Skeleton of extinct whale ends decades-long journey from a garage to the Smithsonian

The bones of an extinct North Atlantic gray whale went from being collected on a beach and stored in a garage to calling the Smithsonian’s National Museum of Natural History their new home.

According to a press release issued by the University of North Carolina Wilmington (UNCW), Rita and Tom McCabe collected shells and fossils while walking on the beach. One of their finds was a variety of bones, which they kept in their garage for several years.

UNCW Media Relations Specialist Krissy Vick told Newsweek that the couple found the bones in the late 1970s.

Ready to scale down their collection in the 1980s, the couple offered to donate their findings to the college’s Department of Biology and Marine Biology.

“At first, we thought they were bones from a humpback whale, but as I looked closer and as the UNCW Marine Mammal Stranding Program grew under the leadership of Dr. Ann Pabst and Mr. William McLellan, we discovered what a rare specimen we had,” said Dr. David Webster, a senior associate dean for the College of Arts and Sciences who has taught biology and marine biology.

The bones of an extinct North Atlantic gray whale went from being collected on a beach and stored in a garage to calling the Smithsonian’s National Museum of Natural History their new home. Above, Dr. David Webster examines part of the whale’s skeleton.
Photo Courtesy of University of North Carolina Wilmington

Webster told Newsweek some bones were broken and others remained intact. He said that as a repository for scientific collections, the university does not do much reconstruction as a museum would.

Dr. Nicholas Pyenson, a fossil marine mammal curator at the Smithsonian’s National Museum of Natural History, saw the skeleton and confirmed that the bones came from the North Atlantic gray whale.

The skeleton, Webster said, is the most complete skeleton of a North Atlantic gray whale in the world with 57 elements.

For nearly 40 years, the skeleton remained in the university’s collection. Vick told Newsweek that collections are typically used for research purposes, though some local groups have an opportunity to examine them.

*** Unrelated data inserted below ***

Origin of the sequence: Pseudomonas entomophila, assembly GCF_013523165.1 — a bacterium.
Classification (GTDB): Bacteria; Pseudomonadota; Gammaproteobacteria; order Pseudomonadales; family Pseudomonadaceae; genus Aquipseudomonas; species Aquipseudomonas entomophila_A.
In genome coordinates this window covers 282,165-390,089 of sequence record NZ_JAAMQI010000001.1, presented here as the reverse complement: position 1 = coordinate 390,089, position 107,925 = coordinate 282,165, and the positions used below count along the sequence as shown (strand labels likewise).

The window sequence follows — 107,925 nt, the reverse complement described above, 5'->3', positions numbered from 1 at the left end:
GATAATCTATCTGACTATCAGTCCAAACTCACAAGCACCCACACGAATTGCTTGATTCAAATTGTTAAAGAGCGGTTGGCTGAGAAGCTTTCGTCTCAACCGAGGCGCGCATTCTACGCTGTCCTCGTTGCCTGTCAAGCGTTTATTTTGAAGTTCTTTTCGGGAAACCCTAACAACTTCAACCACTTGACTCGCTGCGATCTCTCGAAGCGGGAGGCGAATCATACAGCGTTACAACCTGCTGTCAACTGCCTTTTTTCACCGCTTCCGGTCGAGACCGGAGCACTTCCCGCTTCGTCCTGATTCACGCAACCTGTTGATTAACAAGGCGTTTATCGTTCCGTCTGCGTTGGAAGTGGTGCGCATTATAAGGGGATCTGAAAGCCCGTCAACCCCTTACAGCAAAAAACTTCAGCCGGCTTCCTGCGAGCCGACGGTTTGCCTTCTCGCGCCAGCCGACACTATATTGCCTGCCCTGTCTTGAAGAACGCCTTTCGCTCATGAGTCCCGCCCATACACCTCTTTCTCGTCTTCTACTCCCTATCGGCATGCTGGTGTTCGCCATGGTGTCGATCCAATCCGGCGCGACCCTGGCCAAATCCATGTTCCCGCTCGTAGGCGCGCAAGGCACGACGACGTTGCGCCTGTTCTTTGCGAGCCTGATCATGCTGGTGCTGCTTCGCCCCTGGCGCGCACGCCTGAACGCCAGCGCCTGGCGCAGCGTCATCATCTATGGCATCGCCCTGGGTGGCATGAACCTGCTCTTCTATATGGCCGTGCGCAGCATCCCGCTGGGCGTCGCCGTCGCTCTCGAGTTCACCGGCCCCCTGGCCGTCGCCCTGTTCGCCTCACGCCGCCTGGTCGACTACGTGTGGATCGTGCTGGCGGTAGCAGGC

However, Webster knew the specimen was valuable and should be on display at a top-tier institution. He said the curators with the Smithsonian are among the best in the world and the organization’s collection is premier in the United States.

Negotiations took place over the course of about a month before the collection was transferred to the museum.

Each individual bone was wrapped individually to ensure every part of the skeleton would be protected, and Webster said it took four people to load the cranium into the truck.

A piece published by the Smithsonian Institute noted that experts will have the chance to learn more from the skeleton.

According to the release, gray whales are a species of baleen whale, which were found in the Northern Hemisphere. It is unknown why and when they disappeared from the Atlantic Ocean, but there are a few factors that could have played a role.

“Ultimately, gray whales had largely disappeared from the Atlantic by the early 1700s, and the last recording sighting of one took place around 1740,” the piece stated. “Nowadays, their population is mostly restricted to the North Pacific Ocean.”

Webster said the skeleton was one of the highlights of his career, pointing out that it can provide a snapshot of the whale while it was still alive. It is unknown if the North Atlantic gray whale is the same species as the North Pacific gray whale, but this skeleton opened a door for experts to discover more about it.

“The story has just begun, in essence, and we hope to learn more about this species,” Webster told Newsweek.

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